The Marine Corps Goes Light With New Body Armor, Plates, Packs, And Helmets

Gear
Marines with 1st Battalion, 5th Marines patrol towards their objective during an airfield seizure exercise as a part of Exercise Steel Knight 2014 aboard Marine Corps Air Ground Combat Center Twentynine Palms, Calif., Dec. 11, 2013.
U.S. Marine Corps/Cpl. Justin A. Bopp

“Everything but the kitchen sink” might as well be the maxim of post-9/11 Marines who lugged half their body weight across Afghanistan and Iraq. Now, after years of bad backs, aching knees, and endless griping, the Marine Corps — in a joint effort with the Army — is racing to lighten the load.


The service is planning some changes to its body armor, ballistic plates, packs, and issuing lighter helmets across the Fleet Marine Force, according to Marine Corps Systems Command. Take a look at what’s in store for Marines:

Body Armor

The new armor, the Plate Carrier Generation III, is a lighter and less bulky version of its predecessor designed to “provide a smaller overall footprint than the current plate carrier while maintaining the same soft armor coverage and protection level,” according to a statement from Marine Corps Systems Command.

Plate Carrier Generation III prototype.U.S. Marine Corps photo

Though still in the prototype phase, the new plate carrier will reduce the length of the vest by 1.25 inches. The carrier also comes with new shoulder straps for improved fit, so Marines can say goodbye to the days of cutting their foam bed roll into jerry-rigged shoulder padding. Plus, it’s about 23% lighter than past models.

Related: This Marine Unit Is The First To Deploy With Suppressors On Every Weapon »

The new armor is designed to accommodate Marines of all shapes and sizes. The plate carrier will come in all the usual sizes, plus small short, X-small short, small long, and comes with a 6 x 6 inch side plate for those smaller-stature devil dogs, and should help outfit an additional 14,568 Marines with gear that actually, you know, fits.

Ballistic Plates

The Corps is also looking at new ballistic plates to replace the standard Enhanced Small Arms Protective Insert and the Enhanced Side Ballistic Insert, which, though effective, are heavy and expensive. The initiative, called Ballistic Trade Space Project, will explore whether a lighter plate could successfully counter the majority of threats facing Marines downrange.

Packs

U.S. Marine Cpl. Sean Trabert, a Buffalo, New York native, carries two packs during a hike at Sekiyama, Japan, during exercise Forest Light March 15, 2017.U.S. Marine Corps photo by Sgt. Isaac Ibarra

To ensure the current USMC Pack System stands up to the rigors and trials Marines face overseas, Marines deployed to Norway have been experimenting with reinforced frame prototypes. While the results aren’t in yet, the “reinforced frame has proven to have significantly higher durability over the legacy frame,” according to the Marine Corps.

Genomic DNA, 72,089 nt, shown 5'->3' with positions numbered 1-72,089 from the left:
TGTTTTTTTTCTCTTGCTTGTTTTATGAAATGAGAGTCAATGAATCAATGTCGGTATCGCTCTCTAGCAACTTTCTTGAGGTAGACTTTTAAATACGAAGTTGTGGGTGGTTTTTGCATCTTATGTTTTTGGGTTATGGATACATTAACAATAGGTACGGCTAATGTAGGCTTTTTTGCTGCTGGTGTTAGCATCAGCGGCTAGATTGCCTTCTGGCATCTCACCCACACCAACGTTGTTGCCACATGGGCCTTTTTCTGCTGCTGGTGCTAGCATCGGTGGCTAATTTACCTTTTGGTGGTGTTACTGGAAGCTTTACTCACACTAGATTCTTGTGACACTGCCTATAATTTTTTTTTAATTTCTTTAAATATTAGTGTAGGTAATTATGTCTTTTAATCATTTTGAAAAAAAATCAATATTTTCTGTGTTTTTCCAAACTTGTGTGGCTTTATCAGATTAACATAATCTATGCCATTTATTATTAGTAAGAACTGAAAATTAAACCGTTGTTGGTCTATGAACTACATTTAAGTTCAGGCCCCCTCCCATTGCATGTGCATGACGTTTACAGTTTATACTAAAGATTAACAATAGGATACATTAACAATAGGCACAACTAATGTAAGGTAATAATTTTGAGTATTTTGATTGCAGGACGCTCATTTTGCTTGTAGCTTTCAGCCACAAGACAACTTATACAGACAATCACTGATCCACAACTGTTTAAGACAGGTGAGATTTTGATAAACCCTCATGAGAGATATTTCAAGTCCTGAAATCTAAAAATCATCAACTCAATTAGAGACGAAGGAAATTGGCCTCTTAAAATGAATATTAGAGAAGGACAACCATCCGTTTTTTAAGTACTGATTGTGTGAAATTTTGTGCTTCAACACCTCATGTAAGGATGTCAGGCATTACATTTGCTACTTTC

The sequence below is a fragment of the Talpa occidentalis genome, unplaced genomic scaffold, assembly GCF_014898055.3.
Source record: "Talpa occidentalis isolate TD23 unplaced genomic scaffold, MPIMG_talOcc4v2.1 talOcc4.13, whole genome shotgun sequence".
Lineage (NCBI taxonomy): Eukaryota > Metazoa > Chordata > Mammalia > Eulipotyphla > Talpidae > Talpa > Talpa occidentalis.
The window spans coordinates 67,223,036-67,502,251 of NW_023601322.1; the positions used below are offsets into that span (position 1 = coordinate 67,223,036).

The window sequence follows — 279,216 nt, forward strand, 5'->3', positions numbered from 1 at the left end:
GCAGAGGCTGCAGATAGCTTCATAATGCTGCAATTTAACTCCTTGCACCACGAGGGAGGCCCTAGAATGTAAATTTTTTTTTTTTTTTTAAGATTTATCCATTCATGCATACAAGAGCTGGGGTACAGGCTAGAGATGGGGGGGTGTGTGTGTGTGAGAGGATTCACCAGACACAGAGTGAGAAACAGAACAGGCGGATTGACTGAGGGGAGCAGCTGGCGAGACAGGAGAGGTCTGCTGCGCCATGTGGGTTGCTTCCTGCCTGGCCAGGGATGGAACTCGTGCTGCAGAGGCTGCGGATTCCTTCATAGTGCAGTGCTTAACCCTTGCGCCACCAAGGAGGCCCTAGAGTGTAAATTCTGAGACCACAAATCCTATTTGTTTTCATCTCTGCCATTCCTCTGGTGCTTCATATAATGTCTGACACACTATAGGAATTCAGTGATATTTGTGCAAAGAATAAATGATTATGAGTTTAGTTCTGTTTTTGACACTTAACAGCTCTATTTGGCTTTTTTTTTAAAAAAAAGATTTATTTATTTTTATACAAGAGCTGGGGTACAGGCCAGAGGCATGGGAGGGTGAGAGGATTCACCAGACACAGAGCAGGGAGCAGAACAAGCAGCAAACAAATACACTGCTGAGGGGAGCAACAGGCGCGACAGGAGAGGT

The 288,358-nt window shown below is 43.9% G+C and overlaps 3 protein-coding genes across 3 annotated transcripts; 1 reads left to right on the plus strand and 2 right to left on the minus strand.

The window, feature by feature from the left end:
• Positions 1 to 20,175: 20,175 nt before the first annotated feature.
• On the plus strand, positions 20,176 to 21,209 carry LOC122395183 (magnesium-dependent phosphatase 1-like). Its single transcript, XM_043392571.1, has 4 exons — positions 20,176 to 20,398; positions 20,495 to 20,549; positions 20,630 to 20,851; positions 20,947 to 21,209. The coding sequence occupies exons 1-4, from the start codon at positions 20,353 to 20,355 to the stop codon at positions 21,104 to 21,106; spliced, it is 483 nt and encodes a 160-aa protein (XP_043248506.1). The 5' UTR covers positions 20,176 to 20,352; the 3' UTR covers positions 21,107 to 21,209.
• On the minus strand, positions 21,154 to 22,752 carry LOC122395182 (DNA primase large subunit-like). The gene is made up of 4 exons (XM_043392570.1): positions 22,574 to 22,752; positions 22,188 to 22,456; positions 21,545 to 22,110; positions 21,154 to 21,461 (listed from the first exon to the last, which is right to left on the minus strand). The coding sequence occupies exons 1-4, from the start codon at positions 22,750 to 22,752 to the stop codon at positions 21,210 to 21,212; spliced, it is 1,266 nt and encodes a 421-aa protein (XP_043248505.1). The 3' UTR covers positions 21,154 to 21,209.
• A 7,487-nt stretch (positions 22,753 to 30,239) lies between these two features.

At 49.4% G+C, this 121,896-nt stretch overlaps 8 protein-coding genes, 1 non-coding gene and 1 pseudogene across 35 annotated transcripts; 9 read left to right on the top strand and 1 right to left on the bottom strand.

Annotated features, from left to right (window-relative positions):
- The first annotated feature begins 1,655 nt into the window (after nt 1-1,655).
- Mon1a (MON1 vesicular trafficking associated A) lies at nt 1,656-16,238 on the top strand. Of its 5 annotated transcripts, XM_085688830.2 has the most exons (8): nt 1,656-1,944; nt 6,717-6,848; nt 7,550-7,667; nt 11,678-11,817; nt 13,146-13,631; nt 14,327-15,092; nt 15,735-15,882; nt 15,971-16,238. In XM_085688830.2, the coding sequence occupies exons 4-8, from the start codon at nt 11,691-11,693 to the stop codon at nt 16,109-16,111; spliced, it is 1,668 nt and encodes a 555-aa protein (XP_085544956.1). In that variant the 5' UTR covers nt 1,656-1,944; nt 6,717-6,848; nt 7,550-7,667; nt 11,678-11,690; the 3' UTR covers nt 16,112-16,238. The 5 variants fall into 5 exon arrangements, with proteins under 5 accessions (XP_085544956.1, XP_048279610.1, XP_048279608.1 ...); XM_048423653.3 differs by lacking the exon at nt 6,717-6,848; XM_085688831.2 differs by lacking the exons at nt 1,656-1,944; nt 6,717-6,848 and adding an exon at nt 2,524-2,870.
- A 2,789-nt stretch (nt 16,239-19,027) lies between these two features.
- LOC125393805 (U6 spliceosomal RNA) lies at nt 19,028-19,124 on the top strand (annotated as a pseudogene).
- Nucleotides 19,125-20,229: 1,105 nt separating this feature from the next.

Helmets

U.S. Marines patrol to an objective during Korean Marine Exchange Program 17-1 Nov. 29, 2016 at Pohang, South Korea.U.S. Marine Corps photo by Sgt. Isaac Ibarra

Rounding out the latest round of gear improvements is the Enhanced Combat Helmet, which purportedly offers additional protection against small arms and frag. On June 9, the Marine Corps announced that Gentex Corporation in Simpson, Pennsylvania, was awarded with a five-year contract to produce and deliver enough of the lightweight helmets to outfit every Marine, both at home and and abroad, as Task & Purpose previously reported. The first order of 35,424 helmets is expected to hit the fleet for follow-on testing in September 2017; assuming all goes well, the I, II and III Marine Expeditionary Forces will receive the new headgear in Spring 2018.

From body armor to ballistic plates, packs, and helmets, the Corps is trimming down and likely saving knees and backs in the process, so long as nobody assumes that just because the loadout is 20 pounds lighter, Marines should carry that many more batteries and rounds.

WATCH NEXT:

The Veterans of Foreign Wars has demanded an apology from President Trump over recent comments in which he downplayed the seriousness of traumatic brain injuries suffered by American troops in an Iranian missile attack.

"The Veterans of Foreign Wars cannot stand idle on this matter," William "Doc" Schmitz, VFW National Commander, said in a statement Friday, noting TBI is a serious injury known to cause depression, memory loss, severe headaches and other symptoms in the short and long-term.

Read More
The submarine tender USS Emory S. Land (AS 39) sits anchored at Ulithi Atoll, Dec. 7, 2019 (Navy photo/Mass Communication Specialist 2nd Class Richard A. Miller)

The Navy is investigating dozens of videos of service members changing in a bathroom which were then shared on the website PornHub, according to a NBC News report.

According to the report, an agent from the Naval Criminal Investigative Service found the videos on PornHub earlier this month. The videos, which have since been taken down, show civilians, sailors and Marines, some of whom have visible name tapes.

Read More
U.S. Army/Jaerett Engeseth

We already knew that Army Rangers were a unique breed of badass, but performing real-time blood transfusions while under enemy fire on the battlefield takes it to an entirely new level.

Read More
(@realspaceforce/Twitter)

An upcoming comedy show is boldly mocking what everyone else is, well, already mocking: The Space Force.

Read More